Thursday, September 15, 2016


Johnny Case ~ one of the key characters from classical Hollywood, mostly forgotten. His eyes: far-seeing, haunted, engaged, melancholy. Case (and the man who played him) holds the secret of life, embodies the democratic nature of movies itself: joy, magic, movement, thought, energy, intelligence, luck, charm, grace, quality, hopes, dreams, and freedom.

In Holiday (1938), Case and his spirit are permanent polar opposites to all that is seen in the movie as anti-life and anti-spirit: money; and those who have it. Holiday reminds us what all Americans knew in their bones, until about 30 years ago: the American very rich are very stupid, humorless, in-bred pigs, capable of holding onto money and power only because of their single-minded opportunity and obsession to do so -- a brood that knows itself to be above others by right and beneath them in fact. (My Man Godfrey [1936] -- another great Depression comedy -- must've been more comforting to its slumming wealthy audience members.)

The story begins with Case -- proletarian and very temporary investment banker -- returning to New York City from a Lake Placid ski trip, where he has met the girl of his dreams. Visiting her home for the first time, he discovers she's the daughter of enormous wealth, living in a preposterously huge Fifth Avenue mansion.

(The hole in the movie is the wholly unbelievable notion that Case could fall in love with either Doris Nolan the actress or Julia Seton the character. Another hole is Katharine Hepburn. In a work of beautiful, understated performances, hers is often as artificial as it is righteous.)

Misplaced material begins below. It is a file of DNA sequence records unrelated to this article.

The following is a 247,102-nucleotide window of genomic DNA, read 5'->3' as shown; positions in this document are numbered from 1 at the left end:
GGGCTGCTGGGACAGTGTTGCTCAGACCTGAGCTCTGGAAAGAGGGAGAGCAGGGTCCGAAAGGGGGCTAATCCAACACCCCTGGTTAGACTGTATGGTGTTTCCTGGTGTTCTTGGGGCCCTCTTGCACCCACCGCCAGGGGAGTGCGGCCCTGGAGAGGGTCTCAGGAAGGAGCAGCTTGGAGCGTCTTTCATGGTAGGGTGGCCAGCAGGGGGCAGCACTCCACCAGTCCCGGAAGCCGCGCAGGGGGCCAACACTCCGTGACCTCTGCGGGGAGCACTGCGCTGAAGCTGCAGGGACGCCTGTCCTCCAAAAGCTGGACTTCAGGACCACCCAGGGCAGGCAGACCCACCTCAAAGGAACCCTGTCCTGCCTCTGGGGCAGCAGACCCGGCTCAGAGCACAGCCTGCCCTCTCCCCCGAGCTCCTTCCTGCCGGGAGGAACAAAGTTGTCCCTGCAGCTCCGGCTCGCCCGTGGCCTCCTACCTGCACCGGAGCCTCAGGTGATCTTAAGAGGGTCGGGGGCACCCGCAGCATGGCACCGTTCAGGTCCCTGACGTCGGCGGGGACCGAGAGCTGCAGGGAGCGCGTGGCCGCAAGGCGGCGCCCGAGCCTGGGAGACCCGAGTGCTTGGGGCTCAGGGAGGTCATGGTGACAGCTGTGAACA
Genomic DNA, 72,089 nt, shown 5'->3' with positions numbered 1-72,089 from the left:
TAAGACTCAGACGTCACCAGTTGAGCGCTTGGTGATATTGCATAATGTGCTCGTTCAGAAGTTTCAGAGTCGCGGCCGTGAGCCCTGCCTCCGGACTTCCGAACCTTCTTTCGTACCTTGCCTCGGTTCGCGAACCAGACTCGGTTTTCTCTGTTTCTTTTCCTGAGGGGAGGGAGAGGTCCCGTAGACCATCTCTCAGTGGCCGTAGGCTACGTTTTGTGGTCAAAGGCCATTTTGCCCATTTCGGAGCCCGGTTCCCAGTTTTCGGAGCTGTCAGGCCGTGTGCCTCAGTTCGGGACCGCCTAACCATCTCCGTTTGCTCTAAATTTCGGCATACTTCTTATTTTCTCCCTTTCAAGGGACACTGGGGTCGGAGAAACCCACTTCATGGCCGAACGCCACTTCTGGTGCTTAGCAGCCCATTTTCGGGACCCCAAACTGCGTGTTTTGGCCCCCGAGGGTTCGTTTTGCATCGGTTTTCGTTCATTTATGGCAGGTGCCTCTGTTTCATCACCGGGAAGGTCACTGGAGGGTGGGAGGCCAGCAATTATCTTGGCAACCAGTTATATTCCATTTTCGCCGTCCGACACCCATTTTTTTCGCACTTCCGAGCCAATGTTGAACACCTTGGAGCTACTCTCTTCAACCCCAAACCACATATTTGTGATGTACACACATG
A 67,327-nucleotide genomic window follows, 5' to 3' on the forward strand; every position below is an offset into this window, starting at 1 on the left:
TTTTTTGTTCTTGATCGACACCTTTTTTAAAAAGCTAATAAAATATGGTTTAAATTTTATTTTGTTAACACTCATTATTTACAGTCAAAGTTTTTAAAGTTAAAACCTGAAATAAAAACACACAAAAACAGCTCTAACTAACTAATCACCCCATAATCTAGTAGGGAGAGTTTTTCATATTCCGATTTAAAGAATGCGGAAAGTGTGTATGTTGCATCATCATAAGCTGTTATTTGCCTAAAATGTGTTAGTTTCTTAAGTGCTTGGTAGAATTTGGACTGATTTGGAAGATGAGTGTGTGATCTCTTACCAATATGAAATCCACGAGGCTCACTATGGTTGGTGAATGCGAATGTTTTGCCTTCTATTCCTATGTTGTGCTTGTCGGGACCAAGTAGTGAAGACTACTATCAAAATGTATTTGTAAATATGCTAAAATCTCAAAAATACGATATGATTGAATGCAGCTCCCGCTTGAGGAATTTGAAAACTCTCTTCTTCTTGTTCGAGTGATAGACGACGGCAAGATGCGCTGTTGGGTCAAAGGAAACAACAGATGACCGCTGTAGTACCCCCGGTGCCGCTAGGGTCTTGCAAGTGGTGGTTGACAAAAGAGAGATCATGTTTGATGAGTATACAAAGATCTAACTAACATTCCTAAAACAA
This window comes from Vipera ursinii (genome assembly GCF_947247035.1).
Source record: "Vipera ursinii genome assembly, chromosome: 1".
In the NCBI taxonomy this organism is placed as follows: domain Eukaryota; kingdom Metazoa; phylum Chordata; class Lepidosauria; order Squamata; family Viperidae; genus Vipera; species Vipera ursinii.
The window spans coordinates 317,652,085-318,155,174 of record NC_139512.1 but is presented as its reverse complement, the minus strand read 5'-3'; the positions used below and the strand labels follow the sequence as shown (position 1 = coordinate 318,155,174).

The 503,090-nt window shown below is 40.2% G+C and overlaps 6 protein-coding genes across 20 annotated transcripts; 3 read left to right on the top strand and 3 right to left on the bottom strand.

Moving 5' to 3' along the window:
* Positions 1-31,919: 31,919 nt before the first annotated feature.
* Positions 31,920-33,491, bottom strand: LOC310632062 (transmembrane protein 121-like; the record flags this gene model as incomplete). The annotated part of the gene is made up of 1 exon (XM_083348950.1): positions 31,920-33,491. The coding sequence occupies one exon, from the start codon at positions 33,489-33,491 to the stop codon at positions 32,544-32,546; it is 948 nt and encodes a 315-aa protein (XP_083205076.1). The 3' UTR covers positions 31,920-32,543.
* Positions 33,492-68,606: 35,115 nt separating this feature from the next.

Holiday revolves around Grant's magic, coming closer and closer, then drifting away. It begins on Christmas morning. (And we wonder: where are the decorations in this enormous house? 'Though we do see the family, sans Hepburn, attend Christmas morning mass.) Johnny's friends Nick and Susan (two classical 30s leftists, played by Edward Everett Horton and Jean Dixon) return him to himself -- when he is apart from them he is fretful and distracted. The negative attitudes shown toward Case on occasion by members of the Seton family or Seton family friends strike us as insane. Ned -- quietly played by the special Lew Ayres -- is someone we long to see brought in by Case, as comrade and brother-in-law: we know this will give him heart. Julia -- the intended -- will never take that heart, and so has no real use for Case. For the rich are naturally stunted, says the movie. Hepburn is already where she needs to be -- archly -- and how long could Johnny take her close-up, day-after-day? She already seems complete. The warmth and ardency of a young Lupino might've been a lovelier match. Or Ann Sheridan. . .

Seton Cram, played by Henry Daniell, seems to be playwright Philip Barry pouring it on. Yet aren't we now in a place of Seton Crams-on-steroids, runaway Crams draped in baggy Versace suits with washboard stomachs, carefully unkempt hair, tattoos and bee-stung lips? At one point Cram offers to help Johnny make his first million within a year: "It wouldn't take that long if we had the right sort of government." Ted Cruz couldn't have said it better.

And Grant to Hepburn: "There's a conspiracy against you and me, child. Vested interests. . ." Interests and conspirators who have completely won out.

Still, what a grand movie.